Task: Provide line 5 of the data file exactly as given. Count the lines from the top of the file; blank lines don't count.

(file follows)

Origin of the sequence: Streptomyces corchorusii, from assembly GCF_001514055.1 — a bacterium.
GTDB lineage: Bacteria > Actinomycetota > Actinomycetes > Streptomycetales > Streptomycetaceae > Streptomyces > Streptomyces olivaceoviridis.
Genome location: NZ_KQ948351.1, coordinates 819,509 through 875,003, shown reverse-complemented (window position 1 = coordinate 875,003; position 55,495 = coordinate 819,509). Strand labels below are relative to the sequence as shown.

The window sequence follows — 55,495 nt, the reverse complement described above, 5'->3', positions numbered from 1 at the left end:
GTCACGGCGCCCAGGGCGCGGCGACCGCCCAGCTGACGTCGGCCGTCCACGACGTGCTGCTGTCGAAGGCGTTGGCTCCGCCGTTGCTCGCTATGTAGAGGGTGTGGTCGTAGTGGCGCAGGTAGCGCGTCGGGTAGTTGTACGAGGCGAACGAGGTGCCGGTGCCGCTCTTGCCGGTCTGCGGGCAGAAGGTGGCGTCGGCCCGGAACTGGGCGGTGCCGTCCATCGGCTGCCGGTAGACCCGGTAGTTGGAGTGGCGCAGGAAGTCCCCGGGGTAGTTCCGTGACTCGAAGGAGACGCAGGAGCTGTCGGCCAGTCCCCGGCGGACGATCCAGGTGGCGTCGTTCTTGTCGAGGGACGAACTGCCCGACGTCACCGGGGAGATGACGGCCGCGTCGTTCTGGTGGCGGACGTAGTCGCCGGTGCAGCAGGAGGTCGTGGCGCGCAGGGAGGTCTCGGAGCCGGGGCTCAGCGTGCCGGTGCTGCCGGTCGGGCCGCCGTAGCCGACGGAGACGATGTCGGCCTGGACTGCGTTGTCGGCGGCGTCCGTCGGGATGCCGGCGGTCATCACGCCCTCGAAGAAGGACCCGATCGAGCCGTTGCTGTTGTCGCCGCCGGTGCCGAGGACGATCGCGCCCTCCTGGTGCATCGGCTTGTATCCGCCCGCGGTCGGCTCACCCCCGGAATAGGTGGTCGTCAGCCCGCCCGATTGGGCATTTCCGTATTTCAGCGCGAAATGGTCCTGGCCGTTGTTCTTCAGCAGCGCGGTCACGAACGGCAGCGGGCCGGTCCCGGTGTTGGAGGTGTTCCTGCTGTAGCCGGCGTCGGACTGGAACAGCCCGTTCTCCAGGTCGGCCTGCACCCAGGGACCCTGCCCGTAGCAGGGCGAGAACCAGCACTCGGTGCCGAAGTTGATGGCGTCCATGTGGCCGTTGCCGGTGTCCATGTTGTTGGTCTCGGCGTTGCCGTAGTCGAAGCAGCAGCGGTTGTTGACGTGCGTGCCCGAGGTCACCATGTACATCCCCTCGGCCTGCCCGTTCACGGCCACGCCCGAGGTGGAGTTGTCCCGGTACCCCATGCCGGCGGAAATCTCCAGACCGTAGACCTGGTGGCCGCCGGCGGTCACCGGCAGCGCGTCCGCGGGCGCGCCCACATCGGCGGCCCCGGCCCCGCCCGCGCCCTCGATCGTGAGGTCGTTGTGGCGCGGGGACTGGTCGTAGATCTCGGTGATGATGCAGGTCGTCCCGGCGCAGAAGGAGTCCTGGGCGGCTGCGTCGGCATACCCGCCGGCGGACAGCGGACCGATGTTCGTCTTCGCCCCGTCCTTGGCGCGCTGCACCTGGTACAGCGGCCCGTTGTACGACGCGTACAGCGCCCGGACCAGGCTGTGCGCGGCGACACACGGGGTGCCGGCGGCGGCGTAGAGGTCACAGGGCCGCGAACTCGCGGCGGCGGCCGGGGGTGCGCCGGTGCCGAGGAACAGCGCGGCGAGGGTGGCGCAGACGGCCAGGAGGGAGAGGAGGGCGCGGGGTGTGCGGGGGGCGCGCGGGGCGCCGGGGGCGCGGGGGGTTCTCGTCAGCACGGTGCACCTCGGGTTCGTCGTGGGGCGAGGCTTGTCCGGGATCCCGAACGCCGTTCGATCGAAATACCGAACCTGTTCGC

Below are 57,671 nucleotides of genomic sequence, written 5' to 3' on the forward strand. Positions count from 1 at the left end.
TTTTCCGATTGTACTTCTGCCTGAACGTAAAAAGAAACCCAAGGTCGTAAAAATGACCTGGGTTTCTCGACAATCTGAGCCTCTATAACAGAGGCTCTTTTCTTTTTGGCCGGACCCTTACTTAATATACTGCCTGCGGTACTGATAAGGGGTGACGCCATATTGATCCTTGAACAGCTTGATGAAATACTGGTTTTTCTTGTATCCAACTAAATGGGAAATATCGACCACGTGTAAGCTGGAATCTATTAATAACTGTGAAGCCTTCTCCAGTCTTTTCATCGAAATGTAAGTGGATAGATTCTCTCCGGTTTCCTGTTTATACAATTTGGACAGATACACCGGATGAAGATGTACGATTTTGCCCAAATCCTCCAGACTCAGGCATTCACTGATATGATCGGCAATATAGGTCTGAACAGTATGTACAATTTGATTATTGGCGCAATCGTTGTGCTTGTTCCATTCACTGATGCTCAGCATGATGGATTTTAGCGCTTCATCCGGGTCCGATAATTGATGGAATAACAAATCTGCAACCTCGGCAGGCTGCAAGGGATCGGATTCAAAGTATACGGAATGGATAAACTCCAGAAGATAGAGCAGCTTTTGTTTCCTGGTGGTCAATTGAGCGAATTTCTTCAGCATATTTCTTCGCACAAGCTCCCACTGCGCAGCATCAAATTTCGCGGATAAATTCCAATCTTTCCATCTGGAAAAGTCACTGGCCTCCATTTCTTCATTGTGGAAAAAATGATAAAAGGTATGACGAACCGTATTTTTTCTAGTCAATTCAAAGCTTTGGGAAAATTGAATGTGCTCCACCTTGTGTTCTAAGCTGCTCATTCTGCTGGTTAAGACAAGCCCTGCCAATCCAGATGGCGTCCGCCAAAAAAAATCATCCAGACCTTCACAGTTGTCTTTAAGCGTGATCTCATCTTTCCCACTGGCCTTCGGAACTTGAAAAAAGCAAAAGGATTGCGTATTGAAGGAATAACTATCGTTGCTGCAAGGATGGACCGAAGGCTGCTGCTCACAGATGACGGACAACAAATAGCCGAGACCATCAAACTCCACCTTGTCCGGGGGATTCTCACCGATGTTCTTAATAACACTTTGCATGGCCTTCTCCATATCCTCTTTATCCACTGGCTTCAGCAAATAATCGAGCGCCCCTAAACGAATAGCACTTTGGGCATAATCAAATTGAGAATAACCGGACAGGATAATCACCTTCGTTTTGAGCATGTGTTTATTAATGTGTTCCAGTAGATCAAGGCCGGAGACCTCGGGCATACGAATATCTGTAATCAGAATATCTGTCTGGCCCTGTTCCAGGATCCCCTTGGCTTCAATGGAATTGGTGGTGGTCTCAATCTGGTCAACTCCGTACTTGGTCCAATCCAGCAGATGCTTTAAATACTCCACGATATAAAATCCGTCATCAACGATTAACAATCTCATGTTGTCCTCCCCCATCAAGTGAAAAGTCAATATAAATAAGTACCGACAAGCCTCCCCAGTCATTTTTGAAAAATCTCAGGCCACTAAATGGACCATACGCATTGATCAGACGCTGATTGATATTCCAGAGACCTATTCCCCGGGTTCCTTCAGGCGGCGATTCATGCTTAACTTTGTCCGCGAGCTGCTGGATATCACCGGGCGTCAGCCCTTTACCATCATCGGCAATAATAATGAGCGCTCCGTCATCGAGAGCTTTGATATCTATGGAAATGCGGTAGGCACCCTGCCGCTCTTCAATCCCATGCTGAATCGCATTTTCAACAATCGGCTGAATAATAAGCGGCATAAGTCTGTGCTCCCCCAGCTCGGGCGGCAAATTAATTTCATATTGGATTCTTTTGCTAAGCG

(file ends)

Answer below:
GTCACGGCGCCCAGGGCGCGGCGACCGCCCAGCTGACGTCGGCCGTCCACGACGTGCTGCTGTCGAAGGCGTTGGCTCCGCCGTTGCTCGCTATGTAGAGGGTGTGGTCGTAGTGGCGCAGGTAGCGCGTCGGGTAGTTGTACGAGGCGAACGAGGTGCCGGTGCCGCTCTTGCCGGTCTGCGGGCAGAAGGTGGCGTCGGCCCGGAACTGGGCGGTGCCGTCCATCGGCTGCCGGTAGACCCGGTAGTTGGAGTGGCGCAGGAAGTCCCCGGGGTAGTTCCGTGACTCGAAGGAGACGCAGGAGCTGTCGGCCAGTCCCCGGCGGACGATCCAGGTGGCGTCGTTCTTGTCGAGGGACGAACTGCCCGACGTCACCGGGGAGATGACGGCCGCGTCGTTCTGGTGGCGGACGTAGTCGCCGGTGCAGCAGGAGGTCGTGGCGCGCAGGGAGGTCTCGGAGCCGGGGCTCAGCGTGCCGGTGCTGCCGGTCGGGCCGCCGTAGCCGACGGAGACGATGTCGGCCTGGACTGCGTTGTCGGCGGCGTCCGTCGGGATGCCGGCGGTCATCACGCCCTCGAAGAAGGACCCGATCGAGCCGTTGCTGTTGTCGCCGCCGGTGCCGAGGACGATCGCGCCCTCCTGGTGCATCGGCTTGTATCCGCCCGCGGTCGGCTCACCCCCGGAATAGGTGGTCGTCAGCCCGCCCGATTGGGCATTTCCGTATTTCAGCGCGAAATGGTCCTGGCCGTTGTTCTTCAGCAGCGCGGTCACGAACGGCAGCGGGCCGGTCCCGGTGTTGGAGGTGTTCCTGCTGTAGCCGGCGTCGGACTGGAACAGCCCGTTCTCCAGGTCGGCCTGCACCCAGGGACCCTGCCCGTAGCAGGGCGAGAACCAGCACTCGGTGCCGAAGTTGATGGCGTCCATGTGGCCGTTGCCGGTGTCCATGTTGTTGGTCTCGGCGTTGCCGTAGTCGAAGCAGCAGCGGTTGTTGACGTGCGTGCCCGAGGTCACCATGTACATCCCCTCGGCCTGCCCGTTCACGGCCACGCCCGAGGTGGAGTTGTCCCGGTACCCCATGCCGGCGGAAATCTCCAGACCGTAGACCTGGTGGCCGCCGGCGGTCACCGGCAGCGCGTCCGCGGGCGCGCCCACATCGGCGGCCCCGGCCCCGCCCGCGCCCTCGATCGTGAGGTCGTTGTGGCGCGGGGACTGGTCGTAGATCTCGGTGATGATGCAGGTCGTCCCGGCGCAGAAGGAGTCCTGGGCGGCTGCGTCGGCATACCCGCCGGCGGACAGCGGACCGATGTTCGTCTTCGCCCCGTCCTTGGCGCGCTGCACCTGGTACAGCGGCCCGTTGTACGACGCGTACAGCGCCCGGACCAGGCTGTGCGCGGCGACACACGGGGTGCCGGCGGCGGCGTAGAGGTCACAGGGCCGCGAACTCGCGGCGGCGGCCGGGGGTGCGCCGGTGCCGAGGAACAGCGCGGCGAGGGTGGCGCAGACGGCCAGGAGGGAGAGGAGGGCGCGGGGTGTGCGGGGGGCGCGCGGGGCGCCGGGGGCGCGGGGGGTTCTCGTCAGCACGGTGCACCTCGGGTTCGTCGTGGGGCGAGGCTTGTCCGGGATCCCGAACGCCGTTCGATCGAAATACCGAACCTGTTCGC